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Diet & Exercise: Essential nutrients: B12, one of nature’s most complex, helpful vitamins

This week’s nutrient is vitamin B12 also known as cobalamin, methylcobalamin (the most active form in the human body), cyanocobalamin (the synthetic form used in supplements), hydroxocobalamin, and adenosylcobalamin.

B12 is one of my favorites, for several reasons.

First, B12 is the most structurally complicated vitamin, and cannot be produced by any plant or animal, but rather only by microorganisms. Probably the biggest claim to fame of vitamin B12 is that it relieves fatigue.

That’s true, but B12 does so much more for us. Here are more vitamin B12 benefits:

1. Vitamin B12 acts as a detoxifying agent, particularly when used in the form of methylcobalamin. The power lies in the “methly” part of methlycobalamin. B12 can help the body detoxify substances such as arsenic, mercury, glutamates from artificial sweeteners, monosodium glutamate (msg), mycotoxins, andcyanide.

2. Cobalamin protects and repairs the nervous system. Studies show that a deficiency in B12 can lead to such nerve problems as peripheral neuropathy, mental changes, multiple sclerosis and neural tube birth defects. This vitamin even helps problems not associated with B12 deficiency such as Bell’s palsy, and atrophic lateral sclerosis (Lou Gherig’s disease). B12 actually bathes nerves to help regenerate lost myelin, which is a fatty substance that surrounds and protects nerves.

3. B12 boosts energy by helping us use the food we eat. It’s also necessary for synthesizing DNA, building red blood cells and assisting with metabolic function.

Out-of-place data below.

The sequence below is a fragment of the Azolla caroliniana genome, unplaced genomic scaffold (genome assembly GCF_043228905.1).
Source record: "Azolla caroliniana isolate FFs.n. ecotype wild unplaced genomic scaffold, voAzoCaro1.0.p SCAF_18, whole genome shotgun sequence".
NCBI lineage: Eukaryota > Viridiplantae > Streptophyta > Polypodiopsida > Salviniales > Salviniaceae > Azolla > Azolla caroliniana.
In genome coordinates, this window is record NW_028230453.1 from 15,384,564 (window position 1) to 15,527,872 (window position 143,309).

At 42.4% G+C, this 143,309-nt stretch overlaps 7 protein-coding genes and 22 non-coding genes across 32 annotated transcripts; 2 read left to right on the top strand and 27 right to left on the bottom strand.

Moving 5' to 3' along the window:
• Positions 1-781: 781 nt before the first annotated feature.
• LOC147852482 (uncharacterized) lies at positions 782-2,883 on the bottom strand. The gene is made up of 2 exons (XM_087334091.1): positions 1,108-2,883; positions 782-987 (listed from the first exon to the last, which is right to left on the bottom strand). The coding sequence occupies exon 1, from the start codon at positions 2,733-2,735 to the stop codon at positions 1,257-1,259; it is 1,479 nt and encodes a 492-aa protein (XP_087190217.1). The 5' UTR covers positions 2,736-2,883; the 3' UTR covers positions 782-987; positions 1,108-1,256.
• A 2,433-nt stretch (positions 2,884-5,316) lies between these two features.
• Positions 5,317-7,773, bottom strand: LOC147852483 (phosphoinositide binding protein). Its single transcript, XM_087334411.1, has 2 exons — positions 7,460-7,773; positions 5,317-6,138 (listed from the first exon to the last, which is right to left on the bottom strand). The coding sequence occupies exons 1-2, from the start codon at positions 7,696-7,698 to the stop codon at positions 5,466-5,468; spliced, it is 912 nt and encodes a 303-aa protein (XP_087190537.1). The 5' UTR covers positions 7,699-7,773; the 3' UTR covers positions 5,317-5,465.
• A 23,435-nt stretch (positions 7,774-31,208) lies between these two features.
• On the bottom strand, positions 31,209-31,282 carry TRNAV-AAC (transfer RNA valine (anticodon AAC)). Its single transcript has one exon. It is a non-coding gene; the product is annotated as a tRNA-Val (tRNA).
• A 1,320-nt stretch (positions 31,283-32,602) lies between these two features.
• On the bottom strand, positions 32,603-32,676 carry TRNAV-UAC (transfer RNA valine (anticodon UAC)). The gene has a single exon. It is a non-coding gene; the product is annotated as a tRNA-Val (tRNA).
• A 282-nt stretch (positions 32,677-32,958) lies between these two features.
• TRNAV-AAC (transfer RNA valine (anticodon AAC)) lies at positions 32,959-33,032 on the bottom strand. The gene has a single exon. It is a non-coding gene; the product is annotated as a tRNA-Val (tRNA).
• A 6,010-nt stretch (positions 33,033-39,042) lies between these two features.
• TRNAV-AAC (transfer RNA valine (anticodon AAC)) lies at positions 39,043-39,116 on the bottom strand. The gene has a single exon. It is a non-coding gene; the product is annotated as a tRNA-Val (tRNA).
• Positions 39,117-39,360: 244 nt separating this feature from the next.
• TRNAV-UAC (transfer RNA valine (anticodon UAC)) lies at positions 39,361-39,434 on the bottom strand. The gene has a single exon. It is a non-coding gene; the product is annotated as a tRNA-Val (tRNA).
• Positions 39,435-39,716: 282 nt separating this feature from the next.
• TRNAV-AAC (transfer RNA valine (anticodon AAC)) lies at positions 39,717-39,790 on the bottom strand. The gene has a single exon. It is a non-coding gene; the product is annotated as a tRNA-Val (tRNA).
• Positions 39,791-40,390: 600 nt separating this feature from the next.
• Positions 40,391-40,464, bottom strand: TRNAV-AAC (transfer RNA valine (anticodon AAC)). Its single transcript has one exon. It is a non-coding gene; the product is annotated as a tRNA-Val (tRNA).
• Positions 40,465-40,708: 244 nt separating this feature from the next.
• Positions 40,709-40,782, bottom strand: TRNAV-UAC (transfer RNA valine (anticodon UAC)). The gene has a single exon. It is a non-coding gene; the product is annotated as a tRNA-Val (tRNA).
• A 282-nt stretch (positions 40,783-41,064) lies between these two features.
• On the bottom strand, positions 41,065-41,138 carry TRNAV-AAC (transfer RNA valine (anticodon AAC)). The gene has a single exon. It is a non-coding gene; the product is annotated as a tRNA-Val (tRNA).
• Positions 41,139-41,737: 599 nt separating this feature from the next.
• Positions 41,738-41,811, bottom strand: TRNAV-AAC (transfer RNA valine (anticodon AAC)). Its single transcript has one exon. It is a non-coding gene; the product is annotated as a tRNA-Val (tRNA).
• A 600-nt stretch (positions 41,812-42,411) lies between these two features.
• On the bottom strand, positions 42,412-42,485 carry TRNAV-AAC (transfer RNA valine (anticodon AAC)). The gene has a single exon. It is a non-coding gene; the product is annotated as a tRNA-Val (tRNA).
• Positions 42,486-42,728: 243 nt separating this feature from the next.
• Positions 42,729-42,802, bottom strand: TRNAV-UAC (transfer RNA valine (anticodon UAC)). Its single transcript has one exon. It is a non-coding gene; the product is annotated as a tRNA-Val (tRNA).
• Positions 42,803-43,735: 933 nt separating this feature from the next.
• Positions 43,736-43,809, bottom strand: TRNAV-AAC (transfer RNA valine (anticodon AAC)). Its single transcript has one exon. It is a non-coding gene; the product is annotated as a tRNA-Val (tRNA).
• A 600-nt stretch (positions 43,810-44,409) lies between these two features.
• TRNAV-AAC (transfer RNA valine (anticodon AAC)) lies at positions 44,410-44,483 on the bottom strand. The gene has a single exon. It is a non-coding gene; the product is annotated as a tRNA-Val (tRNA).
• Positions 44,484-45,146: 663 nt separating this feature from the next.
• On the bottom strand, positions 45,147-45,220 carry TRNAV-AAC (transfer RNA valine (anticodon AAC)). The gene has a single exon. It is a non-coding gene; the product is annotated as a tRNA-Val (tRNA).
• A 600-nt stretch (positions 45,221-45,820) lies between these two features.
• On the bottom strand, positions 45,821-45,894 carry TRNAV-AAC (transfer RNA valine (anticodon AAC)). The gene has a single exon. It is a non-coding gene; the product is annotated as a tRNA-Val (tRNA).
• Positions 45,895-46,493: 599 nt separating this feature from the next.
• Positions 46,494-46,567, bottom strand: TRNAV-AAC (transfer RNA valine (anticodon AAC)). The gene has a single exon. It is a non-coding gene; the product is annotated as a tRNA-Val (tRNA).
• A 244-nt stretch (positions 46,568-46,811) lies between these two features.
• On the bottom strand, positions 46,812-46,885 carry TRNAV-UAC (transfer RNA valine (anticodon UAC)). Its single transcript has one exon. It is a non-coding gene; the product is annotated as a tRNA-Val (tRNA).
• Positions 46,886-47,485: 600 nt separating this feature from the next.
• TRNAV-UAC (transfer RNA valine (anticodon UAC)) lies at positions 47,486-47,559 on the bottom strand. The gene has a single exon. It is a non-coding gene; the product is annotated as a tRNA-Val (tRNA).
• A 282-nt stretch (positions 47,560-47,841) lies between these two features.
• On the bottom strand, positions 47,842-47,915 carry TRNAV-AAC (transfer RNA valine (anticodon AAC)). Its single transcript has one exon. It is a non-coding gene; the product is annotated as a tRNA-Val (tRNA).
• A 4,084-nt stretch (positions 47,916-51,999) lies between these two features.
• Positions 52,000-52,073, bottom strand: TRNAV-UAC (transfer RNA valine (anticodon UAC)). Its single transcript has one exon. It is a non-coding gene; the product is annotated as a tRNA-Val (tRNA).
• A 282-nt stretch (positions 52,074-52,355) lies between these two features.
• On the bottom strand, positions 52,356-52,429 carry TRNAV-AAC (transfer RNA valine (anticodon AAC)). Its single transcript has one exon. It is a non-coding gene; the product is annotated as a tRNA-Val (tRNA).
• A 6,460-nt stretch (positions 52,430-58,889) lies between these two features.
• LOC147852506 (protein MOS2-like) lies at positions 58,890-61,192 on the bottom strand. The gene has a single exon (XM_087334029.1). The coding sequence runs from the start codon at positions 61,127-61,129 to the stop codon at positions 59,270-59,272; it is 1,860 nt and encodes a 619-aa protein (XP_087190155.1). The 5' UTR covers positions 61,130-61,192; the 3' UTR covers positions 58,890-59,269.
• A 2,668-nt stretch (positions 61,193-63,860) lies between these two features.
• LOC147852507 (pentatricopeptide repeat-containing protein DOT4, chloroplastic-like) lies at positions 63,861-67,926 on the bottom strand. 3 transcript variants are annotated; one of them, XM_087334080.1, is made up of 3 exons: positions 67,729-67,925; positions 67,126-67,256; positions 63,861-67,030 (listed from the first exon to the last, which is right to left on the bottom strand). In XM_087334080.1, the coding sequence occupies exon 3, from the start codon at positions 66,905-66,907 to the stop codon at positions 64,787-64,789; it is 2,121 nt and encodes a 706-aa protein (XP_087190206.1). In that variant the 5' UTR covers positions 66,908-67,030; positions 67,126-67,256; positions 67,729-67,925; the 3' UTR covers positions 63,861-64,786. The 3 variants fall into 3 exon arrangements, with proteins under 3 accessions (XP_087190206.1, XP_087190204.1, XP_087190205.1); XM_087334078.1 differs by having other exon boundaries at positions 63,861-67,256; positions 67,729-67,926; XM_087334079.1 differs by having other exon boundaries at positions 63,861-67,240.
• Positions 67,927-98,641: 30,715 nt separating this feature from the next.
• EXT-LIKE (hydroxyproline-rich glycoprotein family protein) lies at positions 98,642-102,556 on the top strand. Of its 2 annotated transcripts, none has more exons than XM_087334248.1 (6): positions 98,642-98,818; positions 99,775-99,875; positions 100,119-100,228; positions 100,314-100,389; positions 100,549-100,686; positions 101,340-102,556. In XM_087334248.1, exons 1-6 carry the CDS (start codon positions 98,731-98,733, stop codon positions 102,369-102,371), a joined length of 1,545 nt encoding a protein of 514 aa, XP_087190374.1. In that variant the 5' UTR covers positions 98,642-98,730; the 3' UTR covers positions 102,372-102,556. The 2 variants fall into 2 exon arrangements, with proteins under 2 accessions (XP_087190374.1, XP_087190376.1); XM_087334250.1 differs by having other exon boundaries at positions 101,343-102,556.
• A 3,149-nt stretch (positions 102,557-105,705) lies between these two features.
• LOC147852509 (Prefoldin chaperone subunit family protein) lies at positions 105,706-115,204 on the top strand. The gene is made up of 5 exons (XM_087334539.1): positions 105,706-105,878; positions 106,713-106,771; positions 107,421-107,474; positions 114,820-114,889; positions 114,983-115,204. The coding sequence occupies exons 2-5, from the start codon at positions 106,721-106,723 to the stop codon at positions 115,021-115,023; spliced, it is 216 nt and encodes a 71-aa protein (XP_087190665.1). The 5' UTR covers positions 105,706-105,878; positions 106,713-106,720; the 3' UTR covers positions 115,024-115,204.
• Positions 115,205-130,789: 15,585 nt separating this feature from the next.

Unlike other B vitamins, B12 deficiency is fairly common. One of the first signs of B12 deficiency is fatigue and confusion. Other symptoms include pale or jaundiced skin, sensations of pins and needles, mouth ulcers, dizziness, mood changes and vision problems.

Those at risk of vitamin B12 deficiency are the elderly, folks using the diabetes drug “metformin”, individuals who’ve had surgery to remove part of the bowel that absorbs B12, and those taking long term antacid drugs for heartburn (since stomach acid is needed for the absorption of B12). Vegetarians and vegans are at particular risk, because B12 is an animal-based nutrient, and cannot be derived from plant sources.

I recommend vegetarians include at least one vitamin B12 source a day from eggs or dairy, and vegans take a B12 supplement or consume vitamin B12 fortified foods. Other food sources include beef liver, tuna, trout, salmon and chicken.

Daily allowances for vitamin B12 are birth to 6 months: 0.4 mcg; infants 7-12 months: 0.5 mcg; children 1-3 years: 0.9 mcg; children 4-8 years: 1.2 mcg; children 9-13 years: 1.8 mcg; teens 14-18 years: 2.4 mcg; adults: 2.4 mcg; pregnant teens and women: 2.6 mcg; breastfeeding teens and women: 2.8 mcg.

While these are the United States Recommended Daily Allowances for vitamin B12, I suggest higher allowances or doses, of 1,000 to 2,500 mcg. Because B12 does not easily absorb in the GI tract, I recommend either sublingual (under the tongue) supplements or B12 injections.

Also, as with all B vitamins, they should be in your system  at the same time, so when taking B12, make sure you’ve taken your B complex.

Diet or exercise question? David Crocker, of Landrum, has been a nutritionist and master personal trainer for 30 years.